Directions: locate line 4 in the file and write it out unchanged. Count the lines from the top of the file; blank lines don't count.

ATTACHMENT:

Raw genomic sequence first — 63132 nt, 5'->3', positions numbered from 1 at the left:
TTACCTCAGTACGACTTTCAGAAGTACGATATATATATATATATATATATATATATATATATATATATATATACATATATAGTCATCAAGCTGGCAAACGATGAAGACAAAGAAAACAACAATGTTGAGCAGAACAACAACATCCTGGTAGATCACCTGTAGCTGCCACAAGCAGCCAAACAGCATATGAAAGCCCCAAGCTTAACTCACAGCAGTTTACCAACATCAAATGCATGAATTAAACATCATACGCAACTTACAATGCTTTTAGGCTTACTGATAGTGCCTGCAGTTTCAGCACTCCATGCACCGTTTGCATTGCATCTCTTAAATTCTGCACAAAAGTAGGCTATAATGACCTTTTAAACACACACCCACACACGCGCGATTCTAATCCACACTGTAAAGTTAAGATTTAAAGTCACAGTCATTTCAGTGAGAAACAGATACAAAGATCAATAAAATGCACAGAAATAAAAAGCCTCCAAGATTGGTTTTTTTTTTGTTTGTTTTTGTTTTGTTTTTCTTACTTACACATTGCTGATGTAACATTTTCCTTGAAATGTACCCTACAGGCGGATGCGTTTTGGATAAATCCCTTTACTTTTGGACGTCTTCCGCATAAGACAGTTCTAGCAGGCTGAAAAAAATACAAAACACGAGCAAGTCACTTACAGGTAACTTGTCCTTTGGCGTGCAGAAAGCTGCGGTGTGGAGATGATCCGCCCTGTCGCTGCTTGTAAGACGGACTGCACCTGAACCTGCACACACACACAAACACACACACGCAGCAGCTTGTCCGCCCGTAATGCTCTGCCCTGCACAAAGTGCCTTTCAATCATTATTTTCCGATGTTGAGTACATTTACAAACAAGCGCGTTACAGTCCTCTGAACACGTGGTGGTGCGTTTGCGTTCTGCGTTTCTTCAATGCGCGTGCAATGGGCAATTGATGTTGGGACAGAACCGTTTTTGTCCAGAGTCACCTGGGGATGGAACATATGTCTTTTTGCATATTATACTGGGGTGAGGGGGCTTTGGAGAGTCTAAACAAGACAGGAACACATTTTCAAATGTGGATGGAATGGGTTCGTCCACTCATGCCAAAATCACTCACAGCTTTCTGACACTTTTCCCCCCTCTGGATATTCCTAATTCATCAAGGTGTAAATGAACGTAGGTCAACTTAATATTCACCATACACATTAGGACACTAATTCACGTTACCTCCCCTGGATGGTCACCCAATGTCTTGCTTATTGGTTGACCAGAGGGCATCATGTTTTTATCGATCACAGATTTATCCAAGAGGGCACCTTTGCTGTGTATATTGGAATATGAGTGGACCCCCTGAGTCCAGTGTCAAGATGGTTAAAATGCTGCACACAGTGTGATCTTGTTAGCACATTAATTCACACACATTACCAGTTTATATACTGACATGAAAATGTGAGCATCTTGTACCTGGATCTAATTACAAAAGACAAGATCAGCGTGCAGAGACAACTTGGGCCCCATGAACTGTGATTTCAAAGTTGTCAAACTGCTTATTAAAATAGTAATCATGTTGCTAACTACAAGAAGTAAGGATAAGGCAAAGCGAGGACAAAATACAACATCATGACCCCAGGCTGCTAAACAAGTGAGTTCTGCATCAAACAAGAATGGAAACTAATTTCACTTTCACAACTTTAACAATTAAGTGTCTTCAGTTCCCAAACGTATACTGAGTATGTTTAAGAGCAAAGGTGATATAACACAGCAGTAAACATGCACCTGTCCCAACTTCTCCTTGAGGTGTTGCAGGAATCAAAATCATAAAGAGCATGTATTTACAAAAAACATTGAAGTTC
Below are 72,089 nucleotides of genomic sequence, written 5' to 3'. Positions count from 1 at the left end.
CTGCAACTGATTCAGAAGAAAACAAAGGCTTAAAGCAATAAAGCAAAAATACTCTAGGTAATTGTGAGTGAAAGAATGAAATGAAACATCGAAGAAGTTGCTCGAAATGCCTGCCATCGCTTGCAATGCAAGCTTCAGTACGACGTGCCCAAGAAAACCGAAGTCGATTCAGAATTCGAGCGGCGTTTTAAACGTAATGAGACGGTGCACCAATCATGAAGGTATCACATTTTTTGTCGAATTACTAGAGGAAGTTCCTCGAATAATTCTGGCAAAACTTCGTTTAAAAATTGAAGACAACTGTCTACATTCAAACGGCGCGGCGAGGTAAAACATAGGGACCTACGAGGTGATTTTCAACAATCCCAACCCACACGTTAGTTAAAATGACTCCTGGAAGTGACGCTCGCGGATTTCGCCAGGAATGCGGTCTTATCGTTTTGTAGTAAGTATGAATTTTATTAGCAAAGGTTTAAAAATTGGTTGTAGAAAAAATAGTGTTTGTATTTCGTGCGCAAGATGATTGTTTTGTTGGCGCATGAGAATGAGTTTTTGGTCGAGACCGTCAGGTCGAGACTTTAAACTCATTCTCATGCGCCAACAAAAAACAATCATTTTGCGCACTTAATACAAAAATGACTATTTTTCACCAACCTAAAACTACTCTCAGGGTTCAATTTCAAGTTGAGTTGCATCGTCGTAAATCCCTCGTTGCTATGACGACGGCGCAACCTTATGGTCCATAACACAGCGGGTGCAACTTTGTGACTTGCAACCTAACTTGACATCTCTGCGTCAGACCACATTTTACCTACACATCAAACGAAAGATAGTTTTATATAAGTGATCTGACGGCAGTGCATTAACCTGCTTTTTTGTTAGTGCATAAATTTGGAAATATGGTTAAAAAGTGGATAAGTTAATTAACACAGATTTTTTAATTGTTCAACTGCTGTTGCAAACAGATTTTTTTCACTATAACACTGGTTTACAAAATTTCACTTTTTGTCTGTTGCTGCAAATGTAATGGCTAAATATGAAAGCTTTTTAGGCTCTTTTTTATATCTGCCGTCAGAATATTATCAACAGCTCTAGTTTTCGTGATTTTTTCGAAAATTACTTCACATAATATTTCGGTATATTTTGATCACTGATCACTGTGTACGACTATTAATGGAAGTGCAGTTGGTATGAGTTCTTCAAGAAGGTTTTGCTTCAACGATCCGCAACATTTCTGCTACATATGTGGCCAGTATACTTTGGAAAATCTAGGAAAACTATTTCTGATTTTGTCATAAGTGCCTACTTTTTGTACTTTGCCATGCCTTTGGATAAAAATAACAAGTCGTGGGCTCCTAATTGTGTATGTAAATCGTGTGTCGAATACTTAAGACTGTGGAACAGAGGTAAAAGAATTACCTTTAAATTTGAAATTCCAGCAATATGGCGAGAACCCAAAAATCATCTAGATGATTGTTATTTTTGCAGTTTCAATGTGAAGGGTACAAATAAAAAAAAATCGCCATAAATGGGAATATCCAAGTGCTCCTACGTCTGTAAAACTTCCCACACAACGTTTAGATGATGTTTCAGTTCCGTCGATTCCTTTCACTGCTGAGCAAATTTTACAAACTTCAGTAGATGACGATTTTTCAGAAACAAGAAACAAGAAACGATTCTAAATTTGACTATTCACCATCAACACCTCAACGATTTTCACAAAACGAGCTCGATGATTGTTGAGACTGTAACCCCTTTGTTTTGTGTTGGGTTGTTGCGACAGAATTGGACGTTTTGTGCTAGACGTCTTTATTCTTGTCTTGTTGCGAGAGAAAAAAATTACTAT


CTGCAACTGATTCAGAAGAAAACAAAGGCTTAAAGCAATAAAGCAAAAATACTCTAGGTAATTGTGAGTGAAAGAATGAAATGAAACATCGAAGAAGTTGCTCGAAATGCCTGCCATCGCTTGCAATGCAAGCTTCAGTACGACGTGCCCAAGAAAACCGAAGTCGATTCAGAATTCGAGCGGCGTTTTAAACGTAATGAGACGGTGCACCAATCATGAAGGTATCACATTTTTTGTCGAATTACTAGAGGAAGTTCCTCGAATAATTCTGGCAAAACTTCGTTTAAAAATTGAAGACAACTGTCTACATTCAAACGGCGCGGCGAGGTAAAACATAGGGACCTACGAGGTGATTTTCAACAATCCCAACCCACACGTTAGTTAAAATGACTCCTGGAAGTGACGCTCGCGGATTTCGCCAGGAATGCGGTCTTATCGTTTTGTAGTAAGTATGAATTTTATTAGCAAAGGTTTAAAAATTGGTTGTAGAAAAAATAGTGTTTGTATTTCGTGCGCAAGATGATTGTTTTGTTGGCGCATGAGAATGAGTTTTTGGTCGAGACCGTCAGGTCGAGACTTTAAACTCATTCTCATGCGCCAACAAAAAACAATCATTTTGCGCACTTAATACAAAAATGACTATTTTTCACCAACCTAAAACTACTCTCAGGGTTCAATTTCAAGTTGAGTTGCATCGTCGTAAATCCCTCGTTGCTATGACGACGGCGCAACCTTATGGTCCATAACACAGCGGGTGCAACTTTGTGACTTGCAACCTAACTTGACATCTCTGCGTCAGACCACATTTTACCTACACATCAAACGAAAGATAGTTTTATATAAGTGATCTGACGGCAGTGCATTAACCTGCTTTTTTGTTAGTGCATAAATTTGGAAATATGGTTAAAAAGTGGATAAGTTAATTAACACAGATTTTTTAATTGTTCAACTGCTGTTGCAAACAGATTTTTTTCACTATAACACTGGTTTACAAAATTTCACTTTTTGTCTGTTGCTGCAAATGTAATGGCTAAATATGAAAGCTTTTTAGGCTCTTTTTTATATCTGCCGTCAGAATATTATCAACAGCTCTAGTTTTCGTGATTTTTTCGAAAATTACTTCACATAATATTTCGGTATATTTTGATCACTGATCACTGTGTACGACTATTAATGGAAGTGCAGTTGGTATGAGTTCTTCAAGAAGGTTTTGCTTCAACGATCCGCAACATTTCTGCTACATATGTGGCCAGTATACTTTGGAAAATCTAGGAAAACTATTTCTGATTTTGTCATAAGTGCCTACTTTTTGTACTTTGCCATGCCTTTGGATAAAAATAACAAGTCGTGGGCTCCTAATTGTGTATGTAAATCGTGTGTCGAATACTTAAGACTGTGGAACAGAGGTAAAAGAATTACCTTTAAATTTGAAATTCCAGCAATATGGCGAGAACCCAAAAATCATCTAGATGATTGTTATTTTTGCAGTTTCAATGTGAAGGGTACAAATAAAAAAAAATCGCCATAAATGGGAATATCCAAGTGCTCCTACGTCTGTAAAACTTCCCACACAACGTTTAGATGATGTTTCAGTTCCGTCGATTCCTTTCACTGCTGAGCAAATTTTACAAACTTCAGTAGATGACGATTTTTCAGAAACAAGAAACAAGAAACGATTCTAAATTTGACTATTCACCATCAACACCTCAACGATTTTCACAAAACGAGCTCGATGATTGTTGAGACTGTAACCCCTTTGTTTTGTGTTGGGTTGTTGCGACAGAATTGGACGTTTTGTGCTAGACGTCTTTATTCTTGTCTTGTTGCGAGAGAAAAAAATTACTAT